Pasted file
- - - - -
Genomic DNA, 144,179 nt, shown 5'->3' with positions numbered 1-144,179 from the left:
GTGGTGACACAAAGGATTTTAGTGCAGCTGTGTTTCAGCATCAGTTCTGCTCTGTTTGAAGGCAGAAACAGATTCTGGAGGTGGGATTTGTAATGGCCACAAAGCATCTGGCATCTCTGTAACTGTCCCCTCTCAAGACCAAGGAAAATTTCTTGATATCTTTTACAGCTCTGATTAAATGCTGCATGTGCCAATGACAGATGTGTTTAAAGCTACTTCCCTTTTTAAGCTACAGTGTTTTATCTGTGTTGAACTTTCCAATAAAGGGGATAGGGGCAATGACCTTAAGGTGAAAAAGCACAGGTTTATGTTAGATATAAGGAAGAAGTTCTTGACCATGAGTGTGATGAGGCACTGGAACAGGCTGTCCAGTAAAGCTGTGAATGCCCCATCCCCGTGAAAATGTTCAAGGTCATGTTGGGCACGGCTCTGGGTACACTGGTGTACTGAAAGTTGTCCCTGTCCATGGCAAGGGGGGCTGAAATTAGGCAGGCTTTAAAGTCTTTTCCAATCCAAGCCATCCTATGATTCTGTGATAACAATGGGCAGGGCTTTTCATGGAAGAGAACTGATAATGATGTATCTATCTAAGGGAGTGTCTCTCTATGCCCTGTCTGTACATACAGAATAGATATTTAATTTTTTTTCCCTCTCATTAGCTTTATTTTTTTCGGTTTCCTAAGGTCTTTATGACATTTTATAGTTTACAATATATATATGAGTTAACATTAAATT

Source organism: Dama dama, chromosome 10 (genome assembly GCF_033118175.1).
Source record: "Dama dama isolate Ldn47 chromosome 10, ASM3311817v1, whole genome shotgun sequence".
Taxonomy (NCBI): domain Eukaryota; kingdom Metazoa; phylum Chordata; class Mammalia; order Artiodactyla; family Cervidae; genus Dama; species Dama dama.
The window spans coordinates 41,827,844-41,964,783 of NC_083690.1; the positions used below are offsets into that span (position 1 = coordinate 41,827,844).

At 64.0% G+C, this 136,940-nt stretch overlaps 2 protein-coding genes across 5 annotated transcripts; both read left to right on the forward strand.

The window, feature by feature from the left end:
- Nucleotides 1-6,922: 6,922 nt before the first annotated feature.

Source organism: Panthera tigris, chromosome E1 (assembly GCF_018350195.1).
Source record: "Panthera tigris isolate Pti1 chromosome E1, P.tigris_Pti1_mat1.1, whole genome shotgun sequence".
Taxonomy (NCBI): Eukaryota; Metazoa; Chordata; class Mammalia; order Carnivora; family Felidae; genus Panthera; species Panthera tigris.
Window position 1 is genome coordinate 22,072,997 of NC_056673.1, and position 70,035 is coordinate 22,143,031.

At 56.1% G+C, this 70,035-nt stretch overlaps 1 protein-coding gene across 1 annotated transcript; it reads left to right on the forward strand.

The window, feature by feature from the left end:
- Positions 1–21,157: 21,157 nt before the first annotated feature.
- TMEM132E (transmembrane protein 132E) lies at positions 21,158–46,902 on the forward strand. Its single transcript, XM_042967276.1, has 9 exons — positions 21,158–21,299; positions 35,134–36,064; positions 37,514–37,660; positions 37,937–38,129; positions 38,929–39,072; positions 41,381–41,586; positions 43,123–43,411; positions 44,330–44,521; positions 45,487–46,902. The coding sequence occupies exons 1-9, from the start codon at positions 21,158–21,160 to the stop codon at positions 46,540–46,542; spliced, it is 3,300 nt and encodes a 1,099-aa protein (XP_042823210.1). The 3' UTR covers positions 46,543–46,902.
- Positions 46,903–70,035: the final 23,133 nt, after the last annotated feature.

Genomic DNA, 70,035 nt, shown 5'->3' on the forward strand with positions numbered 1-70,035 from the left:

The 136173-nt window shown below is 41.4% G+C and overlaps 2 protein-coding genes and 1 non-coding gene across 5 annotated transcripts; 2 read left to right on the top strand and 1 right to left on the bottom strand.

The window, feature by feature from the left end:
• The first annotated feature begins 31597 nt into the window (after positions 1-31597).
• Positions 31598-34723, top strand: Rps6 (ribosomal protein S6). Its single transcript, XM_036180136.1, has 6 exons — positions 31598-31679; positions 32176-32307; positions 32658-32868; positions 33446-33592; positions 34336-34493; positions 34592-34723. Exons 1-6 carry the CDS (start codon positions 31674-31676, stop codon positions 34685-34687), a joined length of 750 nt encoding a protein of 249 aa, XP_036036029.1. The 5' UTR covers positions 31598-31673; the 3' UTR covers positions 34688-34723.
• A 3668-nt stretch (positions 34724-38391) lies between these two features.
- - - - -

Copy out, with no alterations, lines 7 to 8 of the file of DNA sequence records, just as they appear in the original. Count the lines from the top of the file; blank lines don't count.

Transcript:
At 64.0% G+C, this 136,940-nt stretch overlaps 2 protein-coding genes across 5 annotated transcripts; both read left to right on the forward strand.

The window, feature by feature from the left end: